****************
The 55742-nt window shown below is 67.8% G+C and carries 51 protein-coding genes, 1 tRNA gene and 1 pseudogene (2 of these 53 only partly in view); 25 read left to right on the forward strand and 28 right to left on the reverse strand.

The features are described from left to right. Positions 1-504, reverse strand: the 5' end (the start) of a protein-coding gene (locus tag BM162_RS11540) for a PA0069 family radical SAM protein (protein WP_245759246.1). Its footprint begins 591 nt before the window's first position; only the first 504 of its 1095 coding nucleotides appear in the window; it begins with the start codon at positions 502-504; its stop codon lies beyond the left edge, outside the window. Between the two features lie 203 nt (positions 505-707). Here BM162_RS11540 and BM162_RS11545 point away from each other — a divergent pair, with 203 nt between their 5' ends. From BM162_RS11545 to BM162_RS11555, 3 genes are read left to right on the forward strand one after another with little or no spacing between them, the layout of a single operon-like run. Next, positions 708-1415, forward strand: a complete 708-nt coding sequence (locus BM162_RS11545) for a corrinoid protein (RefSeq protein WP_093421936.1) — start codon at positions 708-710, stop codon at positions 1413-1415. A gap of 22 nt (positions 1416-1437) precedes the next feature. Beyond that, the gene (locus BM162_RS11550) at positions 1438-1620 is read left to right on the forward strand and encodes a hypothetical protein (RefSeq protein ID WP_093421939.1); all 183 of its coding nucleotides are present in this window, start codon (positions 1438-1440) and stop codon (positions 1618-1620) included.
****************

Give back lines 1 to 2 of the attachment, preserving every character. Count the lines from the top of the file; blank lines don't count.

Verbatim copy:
The 55742-nt window shown below is 67.8% G+C and carries 51 protein-coding genes, 1 tRNA gene and 1 pseudogene (2 of these 53 only partly in view); 25 read left to right on the forward strand and 28 right to left on the reverse strand.

The features are described from left to right. Positions 1-504, reverse strand: the 5' end (the start) of a protein-coding gene (locus tag BM162_RS11540) for a PA0069 family radical SAM protein (protein WP_245759246.1). Its footprint begins 591 nt before the window's first position; only the first 504 of its 1095 coding nucleotides appear in the window; it begins with the start codon at positions 502-504; its stop codon lies beyond the left edge, outside the window. Between the two features lie 203 nt (positions 505-707). Here BM162_RS11540 and BM162_RS11545 point away from each other — a divergent pair, with 203 nt between their 5' ends. From BM162_RS11545 to BM162_RS11555, 3 genes are read left to right on the forward strand one after another with little or no spacing between them, the layout of a single operon-like run. Next, positions 708-1415, forward strand: a complete 708-nt coding sequence (locus BM162_RS11545) for a corrinoid protein (RefSeq protein WP_093421936.1) — start codon at positions 708-710, stop codon at positions 1413-1415. A gap of 22 nt (positions 1416-1437) precedes the next feature. Beyond that, the gene (locus BM162_RS11550) at positions 1438-1620 is read left to right on the forward strand and encodes a hypothetical protein (RefSeq protein ID WP_093421939.1); all 183 of its coding nucleotides are present in this window, start codon (positions 1438-1440) and stop codon (positions 1618-1620) included.